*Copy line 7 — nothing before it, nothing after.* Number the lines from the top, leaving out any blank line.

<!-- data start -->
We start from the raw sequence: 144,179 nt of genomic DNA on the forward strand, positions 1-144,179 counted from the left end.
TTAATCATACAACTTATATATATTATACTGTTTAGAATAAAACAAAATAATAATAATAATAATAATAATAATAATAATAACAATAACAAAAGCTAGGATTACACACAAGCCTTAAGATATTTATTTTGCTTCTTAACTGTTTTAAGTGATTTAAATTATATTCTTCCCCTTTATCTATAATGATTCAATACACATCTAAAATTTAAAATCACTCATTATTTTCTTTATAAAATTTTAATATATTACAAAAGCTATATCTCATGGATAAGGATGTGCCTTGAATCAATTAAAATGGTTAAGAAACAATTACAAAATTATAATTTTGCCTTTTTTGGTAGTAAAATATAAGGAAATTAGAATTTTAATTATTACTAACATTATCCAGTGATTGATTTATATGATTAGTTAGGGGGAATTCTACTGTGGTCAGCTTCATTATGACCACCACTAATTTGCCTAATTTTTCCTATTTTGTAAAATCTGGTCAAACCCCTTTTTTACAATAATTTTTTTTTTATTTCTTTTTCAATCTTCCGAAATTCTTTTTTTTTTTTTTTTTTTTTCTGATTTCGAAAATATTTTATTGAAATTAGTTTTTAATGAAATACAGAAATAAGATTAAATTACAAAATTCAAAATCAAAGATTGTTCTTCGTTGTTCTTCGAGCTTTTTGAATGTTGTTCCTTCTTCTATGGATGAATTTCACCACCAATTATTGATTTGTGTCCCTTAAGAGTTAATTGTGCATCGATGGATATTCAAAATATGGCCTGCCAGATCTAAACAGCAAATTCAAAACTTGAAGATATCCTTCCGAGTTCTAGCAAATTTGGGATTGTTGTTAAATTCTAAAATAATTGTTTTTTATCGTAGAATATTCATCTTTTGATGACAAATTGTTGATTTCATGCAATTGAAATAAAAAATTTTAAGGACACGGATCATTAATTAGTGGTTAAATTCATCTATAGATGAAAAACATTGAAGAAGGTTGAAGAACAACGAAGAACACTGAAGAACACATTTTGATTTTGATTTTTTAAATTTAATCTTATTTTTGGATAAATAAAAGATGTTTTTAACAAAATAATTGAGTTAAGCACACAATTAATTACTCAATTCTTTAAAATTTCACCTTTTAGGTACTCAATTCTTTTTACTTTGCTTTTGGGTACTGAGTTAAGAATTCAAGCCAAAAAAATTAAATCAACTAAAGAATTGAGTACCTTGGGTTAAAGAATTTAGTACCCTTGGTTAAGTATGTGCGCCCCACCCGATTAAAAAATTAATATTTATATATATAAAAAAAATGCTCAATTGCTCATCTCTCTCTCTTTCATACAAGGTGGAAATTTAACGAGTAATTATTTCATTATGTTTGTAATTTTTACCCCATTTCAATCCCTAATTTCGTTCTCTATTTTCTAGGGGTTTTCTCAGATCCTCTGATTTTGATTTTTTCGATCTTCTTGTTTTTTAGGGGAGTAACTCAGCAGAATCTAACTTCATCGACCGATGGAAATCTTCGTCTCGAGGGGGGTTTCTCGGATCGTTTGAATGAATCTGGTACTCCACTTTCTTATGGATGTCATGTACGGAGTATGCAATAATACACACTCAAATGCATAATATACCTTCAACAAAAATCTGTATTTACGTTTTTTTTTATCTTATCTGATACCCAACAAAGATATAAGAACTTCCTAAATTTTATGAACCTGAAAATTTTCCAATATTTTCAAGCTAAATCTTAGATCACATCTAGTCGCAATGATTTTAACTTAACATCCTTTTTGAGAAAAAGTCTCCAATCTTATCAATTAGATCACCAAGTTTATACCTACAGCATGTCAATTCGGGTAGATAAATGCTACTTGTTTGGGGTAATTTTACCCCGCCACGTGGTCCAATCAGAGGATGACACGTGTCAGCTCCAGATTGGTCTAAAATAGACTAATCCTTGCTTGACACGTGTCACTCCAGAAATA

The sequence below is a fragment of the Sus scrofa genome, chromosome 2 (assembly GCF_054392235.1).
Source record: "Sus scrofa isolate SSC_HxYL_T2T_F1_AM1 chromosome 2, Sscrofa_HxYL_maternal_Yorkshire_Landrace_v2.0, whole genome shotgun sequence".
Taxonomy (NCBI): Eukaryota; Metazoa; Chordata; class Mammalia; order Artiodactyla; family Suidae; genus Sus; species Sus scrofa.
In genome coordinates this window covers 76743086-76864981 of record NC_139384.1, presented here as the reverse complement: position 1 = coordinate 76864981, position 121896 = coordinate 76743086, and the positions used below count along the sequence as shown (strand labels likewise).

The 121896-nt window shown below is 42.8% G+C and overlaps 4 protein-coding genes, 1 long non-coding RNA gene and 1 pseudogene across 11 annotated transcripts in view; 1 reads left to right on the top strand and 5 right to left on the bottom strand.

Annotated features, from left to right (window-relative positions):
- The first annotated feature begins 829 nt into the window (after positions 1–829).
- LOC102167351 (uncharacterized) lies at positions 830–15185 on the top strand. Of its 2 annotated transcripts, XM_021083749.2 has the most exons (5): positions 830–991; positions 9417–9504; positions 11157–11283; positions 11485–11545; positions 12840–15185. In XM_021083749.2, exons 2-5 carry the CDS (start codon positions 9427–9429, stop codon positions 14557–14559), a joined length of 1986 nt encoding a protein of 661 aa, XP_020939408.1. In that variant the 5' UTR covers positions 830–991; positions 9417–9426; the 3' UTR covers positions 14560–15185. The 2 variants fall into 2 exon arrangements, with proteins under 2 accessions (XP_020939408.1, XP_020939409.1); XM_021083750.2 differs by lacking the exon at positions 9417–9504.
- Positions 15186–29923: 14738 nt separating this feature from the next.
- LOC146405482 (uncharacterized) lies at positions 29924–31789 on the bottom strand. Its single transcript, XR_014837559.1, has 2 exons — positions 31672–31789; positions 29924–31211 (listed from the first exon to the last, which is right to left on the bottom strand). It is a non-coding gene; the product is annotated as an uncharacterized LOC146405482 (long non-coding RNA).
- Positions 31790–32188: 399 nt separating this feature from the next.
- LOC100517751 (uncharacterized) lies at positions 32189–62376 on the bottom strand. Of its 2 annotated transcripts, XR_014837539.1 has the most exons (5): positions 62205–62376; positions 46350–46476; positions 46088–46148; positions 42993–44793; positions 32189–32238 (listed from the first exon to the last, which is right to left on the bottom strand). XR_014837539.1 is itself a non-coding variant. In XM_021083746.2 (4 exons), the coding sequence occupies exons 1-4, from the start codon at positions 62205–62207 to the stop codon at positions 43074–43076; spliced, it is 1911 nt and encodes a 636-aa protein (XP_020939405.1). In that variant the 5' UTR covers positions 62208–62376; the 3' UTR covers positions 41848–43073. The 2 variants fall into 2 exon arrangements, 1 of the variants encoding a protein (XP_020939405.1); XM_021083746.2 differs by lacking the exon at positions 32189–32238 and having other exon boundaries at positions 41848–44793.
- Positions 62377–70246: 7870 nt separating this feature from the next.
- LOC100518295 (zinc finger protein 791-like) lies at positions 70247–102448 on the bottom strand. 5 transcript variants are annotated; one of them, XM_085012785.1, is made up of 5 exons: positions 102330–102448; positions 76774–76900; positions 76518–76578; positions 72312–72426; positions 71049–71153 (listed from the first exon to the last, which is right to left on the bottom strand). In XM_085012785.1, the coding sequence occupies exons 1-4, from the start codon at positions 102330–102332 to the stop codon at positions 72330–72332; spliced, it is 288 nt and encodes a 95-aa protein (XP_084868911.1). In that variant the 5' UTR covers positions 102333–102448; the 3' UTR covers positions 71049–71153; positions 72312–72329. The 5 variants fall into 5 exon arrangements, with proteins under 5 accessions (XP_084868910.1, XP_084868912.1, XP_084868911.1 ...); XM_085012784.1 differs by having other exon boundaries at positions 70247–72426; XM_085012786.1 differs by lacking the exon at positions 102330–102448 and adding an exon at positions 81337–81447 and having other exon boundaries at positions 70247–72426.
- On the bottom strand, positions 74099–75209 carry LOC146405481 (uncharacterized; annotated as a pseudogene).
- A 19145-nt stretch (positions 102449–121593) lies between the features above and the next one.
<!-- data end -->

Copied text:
The 121896-nt window shown below is 42.8% G+C and overlaps 4 protein-coding genes, 1 long non-coding RNA gene and 1 pseudogene across 11 annotated transcripts in view; 1 reads left to right on the top strand and 5 right to left on the bottom strand.